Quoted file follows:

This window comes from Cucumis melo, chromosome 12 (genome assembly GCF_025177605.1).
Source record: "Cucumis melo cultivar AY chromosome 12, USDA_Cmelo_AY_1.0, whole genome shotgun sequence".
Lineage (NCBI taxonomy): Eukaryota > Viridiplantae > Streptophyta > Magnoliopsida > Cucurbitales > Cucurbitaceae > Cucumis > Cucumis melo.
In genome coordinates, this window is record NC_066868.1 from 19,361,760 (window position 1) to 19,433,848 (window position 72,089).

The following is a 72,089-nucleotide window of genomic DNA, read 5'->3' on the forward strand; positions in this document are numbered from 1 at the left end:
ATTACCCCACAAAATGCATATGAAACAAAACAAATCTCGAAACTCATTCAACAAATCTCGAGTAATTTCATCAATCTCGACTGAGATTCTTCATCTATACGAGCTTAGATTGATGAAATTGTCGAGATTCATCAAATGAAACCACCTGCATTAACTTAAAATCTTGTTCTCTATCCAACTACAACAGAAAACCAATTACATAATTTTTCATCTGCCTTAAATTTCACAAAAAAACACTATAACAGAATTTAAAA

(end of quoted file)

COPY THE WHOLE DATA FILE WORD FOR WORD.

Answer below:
This window comes from Cucumis melo, chromosome 12 (genome assembly GCF_025177605.1).
Source record: "Cucumis melo cultivar AY chromosome 12, USDA_Cmelo_AY_1.0, whole genome shotgun sequence".
Lineage (NCBI taxonomy): Eukaryota > Viridiplantae > Streptophyta > Magnoliopsida > Cucurbitales > Cucurbitaceae > Cucumis > Cucumis melo.
In genome coordinates, this window is record NC_066868.1 from 19,361,760 (window position 1) to 19,433,848 (window position 72,089).

The following is a 72,089-nucleotide window of genomic DNA, read 5'->3' on the forward strand; positions in this document are numbered from 1 at the left end:
ATTACCCCACAAAATGCATATGAAACAAAACAAATCTCGAAACTCATTCAACAAATCTCGAGTAATTTCATCAATCTCGACTGAGATTCTTCATCTATACGAGCTTAGATTGATGAAATTGTCGAGATTCATCAAATGAAACCACCTGCATTAACTTAAAATCTTGTTCTCTATCCAACTACAACAGAAAACCAATTACATAATTTTTCATCTGCCTTAAATTTCACAAAAAAACACTATAACAGAATTTAAAA